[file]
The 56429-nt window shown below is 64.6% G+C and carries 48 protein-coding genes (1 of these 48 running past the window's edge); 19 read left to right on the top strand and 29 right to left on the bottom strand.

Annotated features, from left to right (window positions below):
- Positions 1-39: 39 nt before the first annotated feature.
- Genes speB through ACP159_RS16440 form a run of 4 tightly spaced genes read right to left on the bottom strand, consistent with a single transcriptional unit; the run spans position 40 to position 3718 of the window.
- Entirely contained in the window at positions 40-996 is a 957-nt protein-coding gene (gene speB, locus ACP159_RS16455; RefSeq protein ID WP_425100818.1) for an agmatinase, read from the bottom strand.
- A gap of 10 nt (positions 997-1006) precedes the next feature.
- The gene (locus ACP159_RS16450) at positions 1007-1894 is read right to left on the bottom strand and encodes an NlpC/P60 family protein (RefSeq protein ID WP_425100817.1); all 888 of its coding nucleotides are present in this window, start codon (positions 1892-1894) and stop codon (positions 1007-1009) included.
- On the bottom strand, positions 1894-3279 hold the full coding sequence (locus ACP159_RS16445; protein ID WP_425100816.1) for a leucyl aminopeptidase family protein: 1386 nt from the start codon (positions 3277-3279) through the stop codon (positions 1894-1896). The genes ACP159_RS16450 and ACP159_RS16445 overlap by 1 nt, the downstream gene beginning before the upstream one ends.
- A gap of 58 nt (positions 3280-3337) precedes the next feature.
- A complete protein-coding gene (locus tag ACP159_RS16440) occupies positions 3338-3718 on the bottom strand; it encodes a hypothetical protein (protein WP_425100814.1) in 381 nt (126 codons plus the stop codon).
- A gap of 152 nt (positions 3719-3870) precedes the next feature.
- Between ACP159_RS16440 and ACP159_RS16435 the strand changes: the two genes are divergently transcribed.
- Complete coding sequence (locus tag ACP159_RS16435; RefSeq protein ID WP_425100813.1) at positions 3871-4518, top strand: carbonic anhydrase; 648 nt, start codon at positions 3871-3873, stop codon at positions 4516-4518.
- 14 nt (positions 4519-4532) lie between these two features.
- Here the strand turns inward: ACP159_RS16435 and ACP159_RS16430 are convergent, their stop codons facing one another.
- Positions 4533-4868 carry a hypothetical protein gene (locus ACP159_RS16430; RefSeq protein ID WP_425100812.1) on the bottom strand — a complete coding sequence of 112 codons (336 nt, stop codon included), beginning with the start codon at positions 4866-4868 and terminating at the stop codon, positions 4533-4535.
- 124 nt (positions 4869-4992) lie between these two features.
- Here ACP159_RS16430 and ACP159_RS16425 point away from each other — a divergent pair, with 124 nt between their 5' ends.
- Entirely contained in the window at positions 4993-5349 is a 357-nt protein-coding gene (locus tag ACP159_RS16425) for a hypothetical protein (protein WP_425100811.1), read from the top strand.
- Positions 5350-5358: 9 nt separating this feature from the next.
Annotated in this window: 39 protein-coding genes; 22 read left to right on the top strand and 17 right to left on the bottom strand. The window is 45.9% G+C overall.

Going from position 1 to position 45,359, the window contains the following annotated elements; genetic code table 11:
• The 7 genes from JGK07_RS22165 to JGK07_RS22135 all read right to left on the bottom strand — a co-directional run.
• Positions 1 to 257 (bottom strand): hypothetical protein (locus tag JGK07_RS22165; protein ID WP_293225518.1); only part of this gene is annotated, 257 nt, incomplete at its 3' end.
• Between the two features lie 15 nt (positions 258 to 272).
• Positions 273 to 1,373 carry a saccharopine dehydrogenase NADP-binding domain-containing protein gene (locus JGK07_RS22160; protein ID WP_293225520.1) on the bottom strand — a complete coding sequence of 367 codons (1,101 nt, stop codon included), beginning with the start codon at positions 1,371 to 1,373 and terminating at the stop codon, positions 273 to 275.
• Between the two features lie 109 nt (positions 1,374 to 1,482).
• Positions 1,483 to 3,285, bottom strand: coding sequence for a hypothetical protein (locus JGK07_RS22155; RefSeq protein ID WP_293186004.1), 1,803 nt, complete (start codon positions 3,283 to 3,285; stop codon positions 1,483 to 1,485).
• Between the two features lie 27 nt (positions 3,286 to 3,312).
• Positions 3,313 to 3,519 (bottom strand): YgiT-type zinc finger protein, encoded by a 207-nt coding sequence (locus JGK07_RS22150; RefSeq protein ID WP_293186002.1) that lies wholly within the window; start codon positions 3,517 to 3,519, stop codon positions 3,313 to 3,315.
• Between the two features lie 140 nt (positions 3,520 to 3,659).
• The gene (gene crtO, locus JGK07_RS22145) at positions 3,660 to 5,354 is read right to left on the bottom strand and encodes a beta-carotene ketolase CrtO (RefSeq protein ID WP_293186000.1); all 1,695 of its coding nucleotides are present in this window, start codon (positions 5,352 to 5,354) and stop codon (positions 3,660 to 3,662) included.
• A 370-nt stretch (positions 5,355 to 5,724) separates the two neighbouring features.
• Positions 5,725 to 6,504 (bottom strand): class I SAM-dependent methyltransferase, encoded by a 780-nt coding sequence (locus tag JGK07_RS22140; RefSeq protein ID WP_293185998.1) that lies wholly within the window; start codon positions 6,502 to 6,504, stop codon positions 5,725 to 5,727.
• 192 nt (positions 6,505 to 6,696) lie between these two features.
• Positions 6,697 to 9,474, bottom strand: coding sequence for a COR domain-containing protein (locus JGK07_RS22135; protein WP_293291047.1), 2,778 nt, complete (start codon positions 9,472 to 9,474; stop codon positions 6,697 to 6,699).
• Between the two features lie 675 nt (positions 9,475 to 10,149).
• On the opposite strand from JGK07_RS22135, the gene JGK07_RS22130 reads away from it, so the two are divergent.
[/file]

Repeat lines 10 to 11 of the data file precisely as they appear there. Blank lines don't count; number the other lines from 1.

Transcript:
- A complete protein-coding gene (locus tag ACP159_RS16440) occupies positions 3338-3718 on the bottom strand; it encodes a hypothetical protein (protein WP_425100814.1) in 381 nt (126 codons plus the stop codon).
- A gap of 152 nt (positions 3719-3870) precedes the next feature.